Visit The TRiiBE Election Center to learn more about the upcoming 2023 Chicago municipal election. Click here to find your Chicago ward and police district.

Incumbent:  Ald. Jason C. Ervin Re-elected

Population: 52,614


  • 71.3%  Black
  • 10.8%  Latine
  • 9.4%  white
  • 5.7%  Asian

Neighborhoods included:

  • West Garfield Park
  • East Garfield Park
  • Near West Side
  • Fifth City
  • Tri-Taylor
  • Greektown

Median household income:

  • For West Garfield Park, $29,443, as of July 2022.
  • For East Garfield Park, $23,067, as of July 2022.
  • For Near West Side, $93,202, as of July 2022.
  • For the City of Chicago, $62,097, as of July 2022. 

Top issues, according to people we interviewed:

  • Drugs and illegal substance abuse
  • Lack of investment
  • Crime
  • Lack of grocery stores


  • Malcolm X College — West Side Learning Center
  • Garfield Park Gold Dome Field House
  • Garfield Park Conservatory

The 28th Ward is home to some of Chicago’s many cultural gems. The Garfield Park Conservatory is one of the largest conservatories in the nation, according to the Chicago Park District. Unfortunately, like many majority-Black and brown neighborhoods in Chicago, some of the neighborhoods within the 28th Ward have experienced decades-long disinvestment. 

In Oct. 2021, the ALDI at 3855 W. Madison Street closed without notice. Its closure left just one grocery store in West Garfield Park, a Save-A-Lot at 420 S. Pulaski. The Save-A-Lot temporarily closed in Feb. 2022 due to health code violations. Since then, community members have come together to bridge the gap with access to fresh food and produce. The Garfield Park Grocery Pop Up runs weekly on Tuesdays at 4316 W. Madison. The shop is a full-service supermarket with over 30 types of fruit, vegetables and more. 

According to an analysis by West Side United, people who live on Chicago’s West Side “have a projected life expectancy up to 14 years shorter than people who live downtown.” West Garfield Park residents have a life expectancy of 69 years. In contrast, people who live in Chicago’s Loop have an average life expectancy of 85 years, according to the analysis.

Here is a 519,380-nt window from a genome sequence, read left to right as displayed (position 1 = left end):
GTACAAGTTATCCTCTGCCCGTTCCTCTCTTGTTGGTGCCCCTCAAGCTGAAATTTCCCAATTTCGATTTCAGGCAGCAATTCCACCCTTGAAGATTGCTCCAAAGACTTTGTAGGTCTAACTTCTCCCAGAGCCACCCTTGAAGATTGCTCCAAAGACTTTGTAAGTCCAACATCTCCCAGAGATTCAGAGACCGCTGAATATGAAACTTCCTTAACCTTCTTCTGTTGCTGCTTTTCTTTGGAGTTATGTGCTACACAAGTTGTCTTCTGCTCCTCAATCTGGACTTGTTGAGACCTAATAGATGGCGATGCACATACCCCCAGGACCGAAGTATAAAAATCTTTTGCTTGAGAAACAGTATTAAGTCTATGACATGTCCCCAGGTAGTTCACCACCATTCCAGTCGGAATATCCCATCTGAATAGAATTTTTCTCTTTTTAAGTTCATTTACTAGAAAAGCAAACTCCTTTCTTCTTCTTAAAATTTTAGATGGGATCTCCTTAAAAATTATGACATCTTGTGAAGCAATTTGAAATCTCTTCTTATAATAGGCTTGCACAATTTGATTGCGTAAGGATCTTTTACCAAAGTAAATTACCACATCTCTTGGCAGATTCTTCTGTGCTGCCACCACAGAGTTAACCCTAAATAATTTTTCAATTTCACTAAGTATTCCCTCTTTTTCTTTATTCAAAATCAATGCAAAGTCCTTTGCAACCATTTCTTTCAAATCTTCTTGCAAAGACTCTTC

Although areas within the ward have experienced a lack of investment, community residents remain steadfast in their commitment to helping one another, whether accessing groceries and health and wellness resources. 

A local running group Garfield Park native Jackie Hoffman founded in 2020, called the Peace Runners Club, raises awareness about increasing the life expectancy for West Side residents. The Peace Runners have hosted a Juneteenth 5K run for the last two years. 

There’s also promise in the ward that has residents hopeful about its future. In Jan. 2023, the Pritzker Traubert Foundation announced the Sankofa Wellness Village in West Garfield Park as the second winner of the 2022 Chicago Prize, which provides $10 million in funding. The Garfield Park Rite to Wellness Collaborative is leading the project. The project will provide the neighborhood with health care and wellness programs, before and after-school childcare and employment opportunities. 

Ald. Jason Ervin has led the 28th Ward since mayor Richard M. Daley appointed him in 2011. Ervin is also head of the Chicago Aldermanic Black Caucus. He is seeking his fourth term in office. Three challengers, Beverly Miles, Shawn A. Walker and Timothy Gladney, entered the race to unseat Ervin. By late January, Miles and Walker had been removed from the ballot due to a lack of valid signatures, and Gladney withdrew from the race, which meant that Ervin would have been running unopposed. 

On Feb. 21, following a ruling by the Illinois Appellate Court that Walker had enough signatures, the Chicago Board of Election Commissioners agreed and added Walker back onto the ballot. The ruling means incumbent Ald. Ervin is no longer running unopposed.

For our West Side wards profile series, The TRiiBE interviewed four people that are residents of the 28th Ward and asked them about their experiences living and working in the ward and what improvements they’d like to see going forward. 

Carol Johnson, 66 years old

Neighborhood you live in: Austin

Neighborhoods you’ve organized in: Near West Side and Garfield Park

Occupation: Founder of the Westside Cultural Alliance, historian and part-time project manager at Swank PR

Do you know who your alderperson is? “Of course; it’s Jason Ervin.”

What do you think your alderperson has done for you and your ward? “I have a pretty positive relationship with him because I’ve known him for over 20 years. What I’ve seen since the Lightfoot administration [started] is more money poured into West Garfield Park than I’ve seen in a long time; prior to that, investments went into East Garfield Park, where the conservatory is.”